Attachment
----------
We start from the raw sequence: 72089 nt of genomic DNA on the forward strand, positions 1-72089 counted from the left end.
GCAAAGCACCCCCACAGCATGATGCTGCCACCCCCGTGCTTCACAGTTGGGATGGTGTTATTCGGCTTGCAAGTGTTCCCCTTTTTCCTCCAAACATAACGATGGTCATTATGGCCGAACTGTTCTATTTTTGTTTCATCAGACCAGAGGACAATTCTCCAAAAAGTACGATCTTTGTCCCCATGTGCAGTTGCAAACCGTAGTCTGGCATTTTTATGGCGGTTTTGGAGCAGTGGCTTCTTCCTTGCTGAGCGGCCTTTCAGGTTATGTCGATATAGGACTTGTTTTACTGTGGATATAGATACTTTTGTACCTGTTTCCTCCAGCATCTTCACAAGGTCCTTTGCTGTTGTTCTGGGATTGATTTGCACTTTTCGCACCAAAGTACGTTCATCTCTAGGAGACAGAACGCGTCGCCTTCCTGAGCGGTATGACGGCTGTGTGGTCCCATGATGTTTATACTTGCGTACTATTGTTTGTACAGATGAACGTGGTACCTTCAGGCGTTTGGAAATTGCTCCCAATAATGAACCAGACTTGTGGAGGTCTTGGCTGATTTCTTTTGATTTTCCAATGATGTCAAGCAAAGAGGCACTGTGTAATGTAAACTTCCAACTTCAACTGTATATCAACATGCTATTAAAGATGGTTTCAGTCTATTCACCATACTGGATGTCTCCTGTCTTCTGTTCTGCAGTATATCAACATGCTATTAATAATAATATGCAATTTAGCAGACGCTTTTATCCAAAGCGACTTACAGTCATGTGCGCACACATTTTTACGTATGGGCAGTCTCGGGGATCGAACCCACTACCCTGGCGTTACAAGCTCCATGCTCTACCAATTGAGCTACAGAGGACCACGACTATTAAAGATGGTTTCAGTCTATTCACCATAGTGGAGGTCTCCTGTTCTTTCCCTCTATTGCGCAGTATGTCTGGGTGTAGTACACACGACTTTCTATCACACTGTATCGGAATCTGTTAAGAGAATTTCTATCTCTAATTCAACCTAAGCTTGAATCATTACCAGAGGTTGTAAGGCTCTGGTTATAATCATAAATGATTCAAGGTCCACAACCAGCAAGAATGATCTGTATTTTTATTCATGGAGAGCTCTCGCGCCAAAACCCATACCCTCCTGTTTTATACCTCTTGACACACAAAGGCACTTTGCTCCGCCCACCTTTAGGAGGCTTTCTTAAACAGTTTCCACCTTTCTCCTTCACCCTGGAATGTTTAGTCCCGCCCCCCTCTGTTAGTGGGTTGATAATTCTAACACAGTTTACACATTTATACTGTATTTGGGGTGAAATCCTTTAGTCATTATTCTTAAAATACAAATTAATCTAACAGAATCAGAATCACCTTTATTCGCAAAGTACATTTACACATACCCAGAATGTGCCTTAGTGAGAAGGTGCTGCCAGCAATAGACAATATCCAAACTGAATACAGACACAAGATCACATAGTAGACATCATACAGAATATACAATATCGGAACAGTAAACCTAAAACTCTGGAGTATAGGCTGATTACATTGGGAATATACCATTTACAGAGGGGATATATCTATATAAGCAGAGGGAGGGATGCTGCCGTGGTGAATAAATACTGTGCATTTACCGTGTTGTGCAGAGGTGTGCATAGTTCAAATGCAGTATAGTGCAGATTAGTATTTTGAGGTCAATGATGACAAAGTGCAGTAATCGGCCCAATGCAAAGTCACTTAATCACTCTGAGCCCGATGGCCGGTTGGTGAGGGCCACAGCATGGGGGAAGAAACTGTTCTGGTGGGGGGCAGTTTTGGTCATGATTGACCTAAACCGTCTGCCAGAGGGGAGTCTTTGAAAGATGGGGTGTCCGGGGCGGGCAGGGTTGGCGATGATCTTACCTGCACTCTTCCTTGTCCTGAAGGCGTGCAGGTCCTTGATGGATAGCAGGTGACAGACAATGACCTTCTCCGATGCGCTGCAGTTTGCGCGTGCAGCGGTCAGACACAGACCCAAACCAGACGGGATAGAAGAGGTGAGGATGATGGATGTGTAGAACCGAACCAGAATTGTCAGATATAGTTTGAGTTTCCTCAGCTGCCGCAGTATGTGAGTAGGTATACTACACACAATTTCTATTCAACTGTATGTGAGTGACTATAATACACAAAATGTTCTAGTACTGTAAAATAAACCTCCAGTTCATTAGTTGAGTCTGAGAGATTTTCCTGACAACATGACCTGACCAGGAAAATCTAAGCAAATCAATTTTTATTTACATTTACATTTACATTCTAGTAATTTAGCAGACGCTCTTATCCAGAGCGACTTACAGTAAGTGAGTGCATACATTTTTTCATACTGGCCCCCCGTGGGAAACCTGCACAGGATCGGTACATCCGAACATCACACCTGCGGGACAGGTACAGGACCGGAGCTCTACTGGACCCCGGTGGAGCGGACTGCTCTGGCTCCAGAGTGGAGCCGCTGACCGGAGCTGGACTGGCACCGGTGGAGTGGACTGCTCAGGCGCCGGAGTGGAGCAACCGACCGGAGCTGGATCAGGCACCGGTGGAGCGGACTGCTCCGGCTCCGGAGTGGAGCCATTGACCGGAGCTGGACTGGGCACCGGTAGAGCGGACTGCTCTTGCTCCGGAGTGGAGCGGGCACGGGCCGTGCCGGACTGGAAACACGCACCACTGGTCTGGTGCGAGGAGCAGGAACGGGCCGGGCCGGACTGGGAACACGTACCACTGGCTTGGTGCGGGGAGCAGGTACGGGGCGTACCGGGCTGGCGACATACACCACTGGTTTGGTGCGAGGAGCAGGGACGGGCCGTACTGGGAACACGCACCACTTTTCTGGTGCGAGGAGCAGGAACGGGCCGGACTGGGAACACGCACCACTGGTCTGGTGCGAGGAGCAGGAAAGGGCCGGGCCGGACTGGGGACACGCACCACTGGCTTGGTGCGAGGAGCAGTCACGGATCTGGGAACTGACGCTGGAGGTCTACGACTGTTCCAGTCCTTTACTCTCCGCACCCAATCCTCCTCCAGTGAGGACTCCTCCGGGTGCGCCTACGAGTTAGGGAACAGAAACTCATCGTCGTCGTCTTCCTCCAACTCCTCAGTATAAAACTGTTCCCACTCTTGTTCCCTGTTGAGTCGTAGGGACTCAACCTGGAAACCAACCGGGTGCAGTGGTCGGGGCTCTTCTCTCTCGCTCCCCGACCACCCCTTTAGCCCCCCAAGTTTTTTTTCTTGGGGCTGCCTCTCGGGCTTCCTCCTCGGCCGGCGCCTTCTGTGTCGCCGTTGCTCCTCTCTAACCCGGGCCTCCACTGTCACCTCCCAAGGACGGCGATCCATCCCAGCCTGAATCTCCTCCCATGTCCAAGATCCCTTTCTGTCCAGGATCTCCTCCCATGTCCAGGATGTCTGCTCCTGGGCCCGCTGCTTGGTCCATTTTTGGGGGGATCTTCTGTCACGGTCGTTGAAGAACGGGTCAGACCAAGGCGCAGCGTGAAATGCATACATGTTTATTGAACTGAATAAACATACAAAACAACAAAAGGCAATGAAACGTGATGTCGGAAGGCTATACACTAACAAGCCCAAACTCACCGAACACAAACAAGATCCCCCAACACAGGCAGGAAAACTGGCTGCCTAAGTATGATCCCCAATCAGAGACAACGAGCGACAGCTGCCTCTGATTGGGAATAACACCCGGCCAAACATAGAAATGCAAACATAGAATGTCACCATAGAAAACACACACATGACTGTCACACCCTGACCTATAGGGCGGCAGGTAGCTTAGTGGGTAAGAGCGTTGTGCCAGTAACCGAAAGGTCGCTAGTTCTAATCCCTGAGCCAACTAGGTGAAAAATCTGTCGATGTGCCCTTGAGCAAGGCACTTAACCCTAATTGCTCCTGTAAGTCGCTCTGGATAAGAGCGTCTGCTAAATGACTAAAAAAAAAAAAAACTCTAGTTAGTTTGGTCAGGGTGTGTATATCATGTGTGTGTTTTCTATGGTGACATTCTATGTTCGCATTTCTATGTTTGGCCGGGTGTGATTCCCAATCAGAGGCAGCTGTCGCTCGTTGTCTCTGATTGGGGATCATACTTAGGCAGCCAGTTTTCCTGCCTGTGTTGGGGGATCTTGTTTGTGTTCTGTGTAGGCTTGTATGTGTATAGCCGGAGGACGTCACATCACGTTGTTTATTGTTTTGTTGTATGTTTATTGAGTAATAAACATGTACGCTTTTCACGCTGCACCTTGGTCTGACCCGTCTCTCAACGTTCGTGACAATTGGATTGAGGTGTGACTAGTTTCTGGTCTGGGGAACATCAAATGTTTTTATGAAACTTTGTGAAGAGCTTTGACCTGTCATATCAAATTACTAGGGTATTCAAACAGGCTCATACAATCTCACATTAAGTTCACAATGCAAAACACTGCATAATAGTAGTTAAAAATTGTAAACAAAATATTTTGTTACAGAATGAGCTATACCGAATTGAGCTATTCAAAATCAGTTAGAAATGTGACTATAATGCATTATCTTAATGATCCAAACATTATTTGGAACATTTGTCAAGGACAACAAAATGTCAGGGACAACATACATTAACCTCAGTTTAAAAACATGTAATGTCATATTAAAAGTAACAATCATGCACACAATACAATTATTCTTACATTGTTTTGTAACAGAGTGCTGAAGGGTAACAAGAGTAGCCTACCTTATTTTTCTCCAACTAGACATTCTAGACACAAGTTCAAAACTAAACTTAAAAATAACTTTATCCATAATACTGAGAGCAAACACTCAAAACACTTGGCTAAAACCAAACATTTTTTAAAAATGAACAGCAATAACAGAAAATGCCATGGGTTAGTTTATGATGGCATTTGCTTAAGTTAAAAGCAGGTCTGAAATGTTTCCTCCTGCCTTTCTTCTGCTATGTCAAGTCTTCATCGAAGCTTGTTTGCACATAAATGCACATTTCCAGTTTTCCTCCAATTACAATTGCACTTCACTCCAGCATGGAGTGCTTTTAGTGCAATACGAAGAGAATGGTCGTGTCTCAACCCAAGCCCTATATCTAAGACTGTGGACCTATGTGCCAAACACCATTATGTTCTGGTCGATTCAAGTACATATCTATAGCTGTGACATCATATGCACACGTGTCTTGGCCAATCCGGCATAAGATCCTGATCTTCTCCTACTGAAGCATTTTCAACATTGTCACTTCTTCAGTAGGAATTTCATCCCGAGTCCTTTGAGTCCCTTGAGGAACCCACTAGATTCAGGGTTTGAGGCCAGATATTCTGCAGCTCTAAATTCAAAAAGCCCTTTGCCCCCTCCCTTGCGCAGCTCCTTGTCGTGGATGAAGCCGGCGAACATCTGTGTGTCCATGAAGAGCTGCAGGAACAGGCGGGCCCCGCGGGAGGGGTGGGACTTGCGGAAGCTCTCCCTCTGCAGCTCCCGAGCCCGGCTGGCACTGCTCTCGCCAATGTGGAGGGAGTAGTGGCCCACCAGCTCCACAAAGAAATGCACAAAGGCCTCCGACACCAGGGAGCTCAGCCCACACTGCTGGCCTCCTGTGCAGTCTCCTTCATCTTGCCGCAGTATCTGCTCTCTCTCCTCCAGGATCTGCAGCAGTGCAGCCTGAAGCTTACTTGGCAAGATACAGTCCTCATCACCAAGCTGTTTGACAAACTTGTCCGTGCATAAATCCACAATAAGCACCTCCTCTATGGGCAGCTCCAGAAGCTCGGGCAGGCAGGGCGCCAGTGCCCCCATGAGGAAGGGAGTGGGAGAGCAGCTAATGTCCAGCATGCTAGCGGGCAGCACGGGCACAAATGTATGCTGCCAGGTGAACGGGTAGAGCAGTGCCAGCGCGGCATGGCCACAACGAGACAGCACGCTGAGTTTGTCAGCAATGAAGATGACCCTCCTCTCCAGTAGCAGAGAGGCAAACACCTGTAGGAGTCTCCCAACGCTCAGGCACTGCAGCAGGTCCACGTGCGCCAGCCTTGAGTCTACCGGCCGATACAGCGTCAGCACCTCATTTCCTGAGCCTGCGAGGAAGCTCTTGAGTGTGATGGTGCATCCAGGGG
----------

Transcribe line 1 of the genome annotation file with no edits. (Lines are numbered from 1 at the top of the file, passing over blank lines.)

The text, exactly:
We start from the raw sequence: 72089 nt of genomic DNA on the forward strand, positions 1-72089 counted from the left end.